artists with documented track records of showing and selling art in that price range. 
Your drawing is still highly significant to you, but what someone is willing to pay for it on the open 
market is a matter for art buyers to decide. You can price it however you wish, but you can never force 
anyone to buy it. That’s the way the art business works. So if you want to sell it, you have to figure out 
what dollar amount someone is likely to pay for it on the open market and then price it at that amount. 
But the tale of your drawing does not end here. 
The art world may, one agree with you that the product of your two-minute moment precipitates a 
major transformational turning point in your career, and is well worth a $20,000 asking price, but you’re 
going to have to prove first. Aspects of that drawing will have to be reflected in your art from the 
moment you created it onwards, the art world will have to recognize your art both critically and from 
 
 
the marketing standpoints, and you’ll have to successfully produce, show, and sell for many years. Then 
one day, when your first retrospective exhibition opens at the Four-Star Museum of Art, that drawing 
will hang framed and captioned as the first inspiration for all subsequent work. The art world will then 
understand and respect its significance, and a serious collector may well be willing to pay an 
extraordinary price to own this historically important document of your career. 
Returning for a moment to the concept of a purist artist who creates art and never sells it, 
sooner or later (hopefully later), that purist will pass on and leave behind a body of work. Unless that 
artist leaves specific instructions in his or her Will for that body of work to be destroyed, it will become 
subject to those market forces that the artist strived for a life-time to avoid. At the very least, it’ll have 
to be appraised for tax, donation, or inheritance purposes. In most cases, it eventually comes onto the 
market either through a probable sale, an auction, or as represented by a dealer, gallery, or family 
member. 
The moral of the story is that one way or another, someone somewhere at some point in time will use 
tried and true methods to realistically price and either sell, donate, trade or otherwise transact any work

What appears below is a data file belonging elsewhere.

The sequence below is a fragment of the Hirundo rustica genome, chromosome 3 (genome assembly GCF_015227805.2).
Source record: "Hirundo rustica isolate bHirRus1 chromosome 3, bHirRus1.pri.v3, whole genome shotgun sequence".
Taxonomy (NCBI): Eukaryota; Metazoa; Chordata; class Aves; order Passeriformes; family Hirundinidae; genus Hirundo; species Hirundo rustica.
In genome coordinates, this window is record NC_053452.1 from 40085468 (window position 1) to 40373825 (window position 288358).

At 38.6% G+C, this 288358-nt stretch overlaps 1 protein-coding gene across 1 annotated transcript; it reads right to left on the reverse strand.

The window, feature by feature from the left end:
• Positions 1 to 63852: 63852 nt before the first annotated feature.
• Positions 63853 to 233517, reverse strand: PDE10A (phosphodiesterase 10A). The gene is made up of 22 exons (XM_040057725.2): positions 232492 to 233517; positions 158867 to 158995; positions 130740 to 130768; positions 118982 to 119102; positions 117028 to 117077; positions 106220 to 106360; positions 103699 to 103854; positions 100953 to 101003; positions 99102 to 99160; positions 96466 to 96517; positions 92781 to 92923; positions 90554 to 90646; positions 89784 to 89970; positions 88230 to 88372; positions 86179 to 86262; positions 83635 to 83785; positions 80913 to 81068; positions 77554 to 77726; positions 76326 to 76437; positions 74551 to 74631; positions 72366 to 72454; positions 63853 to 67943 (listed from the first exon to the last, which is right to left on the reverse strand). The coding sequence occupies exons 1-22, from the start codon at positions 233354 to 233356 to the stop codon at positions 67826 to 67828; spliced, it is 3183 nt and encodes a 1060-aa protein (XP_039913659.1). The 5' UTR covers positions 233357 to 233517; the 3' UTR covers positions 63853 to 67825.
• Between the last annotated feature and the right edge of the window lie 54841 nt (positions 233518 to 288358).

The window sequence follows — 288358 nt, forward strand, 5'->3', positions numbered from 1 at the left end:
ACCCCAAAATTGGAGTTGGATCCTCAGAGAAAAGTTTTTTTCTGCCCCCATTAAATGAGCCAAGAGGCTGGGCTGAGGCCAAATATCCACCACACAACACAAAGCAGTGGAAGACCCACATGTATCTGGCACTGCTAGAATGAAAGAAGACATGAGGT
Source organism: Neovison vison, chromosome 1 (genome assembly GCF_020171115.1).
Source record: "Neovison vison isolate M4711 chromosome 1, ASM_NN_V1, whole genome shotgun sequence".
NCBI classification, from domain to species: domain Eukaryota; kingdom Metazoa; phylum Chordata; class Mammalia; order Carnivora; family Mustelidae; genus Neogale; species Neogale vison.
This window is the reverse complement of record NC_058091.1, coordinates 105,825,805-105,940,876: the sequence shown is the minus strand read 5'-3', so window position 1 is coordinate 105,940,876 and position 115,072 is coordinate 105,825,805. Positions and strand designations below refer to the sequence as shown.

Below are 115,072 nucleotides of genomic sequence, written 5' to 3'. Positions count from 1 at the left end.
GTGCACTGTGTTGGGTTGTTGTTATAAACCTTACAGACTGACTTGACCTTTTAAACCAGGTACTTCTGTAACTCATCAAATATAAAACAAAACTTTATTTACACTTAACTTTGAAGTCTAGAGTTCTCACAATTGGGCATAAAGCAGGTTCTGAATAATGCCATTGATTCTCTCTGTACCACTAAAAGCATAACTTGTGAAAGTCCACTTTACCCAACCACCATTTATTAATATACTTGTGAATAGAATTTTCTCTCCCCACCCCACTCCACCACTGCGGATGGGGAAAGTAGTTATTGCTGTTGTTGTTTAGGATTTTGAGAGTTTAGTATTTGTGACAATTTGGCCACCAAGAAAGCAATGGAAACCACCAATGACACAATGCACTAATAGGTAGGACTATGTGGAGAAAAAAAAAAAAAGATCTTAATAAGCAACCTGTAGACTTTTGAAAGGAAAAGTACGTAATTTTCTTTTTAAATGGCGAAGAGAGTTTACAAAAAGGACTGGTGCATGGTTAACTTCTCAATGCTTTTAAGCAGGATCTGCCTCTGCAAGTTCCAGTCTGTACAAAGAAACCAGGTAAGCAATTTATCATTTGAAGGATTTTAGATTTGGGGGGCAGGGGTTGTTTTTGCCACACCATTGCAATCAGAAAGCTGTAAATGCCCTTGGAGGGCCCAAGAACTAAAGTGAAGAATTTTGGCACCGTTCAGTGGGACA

of art that comes onto the market in any way, shape, or form. I hope that that person will be you, the 
artist, and that you’ll price your art according to what the market will bear, sell plenty of it, and have a 
long and rewarding career. 
Answer the following questions indicating your option for each question: 
1. The purist’s art is 
(a) one that arouses emotions 
(b) thought-provoking 
(c) technically sound 
(d) free from any encumbrances or concerns about what the world or anyone else might think of it 
2. The “realities of the marketplace” approach entails 
(a) “prostituting” one’s art by putting a dollar price on it 
(b) gauging the market value of one’s art and then putting a price on it 
(c) compromising on one’s estimation of one’s own art as far as its worth in financial terms is 
concerned 
(d) subjecting one’s art to the buyer’s interpretation of it 
(a) Only (a) 
(b) Only (b) and (d) 
 
 
(c) (b), (c) and (d) 
(d) only (b) 
3. For an artist to sell his piece of art at a higher price range, he/she has to 
(a) get endorsed by fellow artists and art critics 
(b) hold exhibitions or shows 
(c) gradually increase the collectability of his/her art in the market place 
(d) all of the above 
4. The first piece of an artist that comes out in the market is seen as 
(a) his masterpiece 
(b) the most collectible piece in his/her repertoire 
(c) a blueprint to discern the author’s unique style and point of view 
(d) the inspiration for all his subsequent work 
5. From the point of view of the purist, the irony as far as pricing art is concerned is that 
(A) a piece from his collection is eventually sold at the same price that he had estimated it to be its 
real worth years earlier 
(B) his art is subjected to the same market forces against which he strove his entire life 
(C) “realities of the marketplace” is a concept that negates the very attributes that we associate with 
art- whim, fancy and imagination 
(a) only (A) 
(b) (A) and (B) 
(c) only (B) 
(d) (A), (B) and (C). 
Directions (Questions 6 and 7): Each question consists of two capitalized words that have a certain 
relationship to each other, followed by 4 pair of words. Choose the pair that is related to each other in 
the same way as the capitalized pair.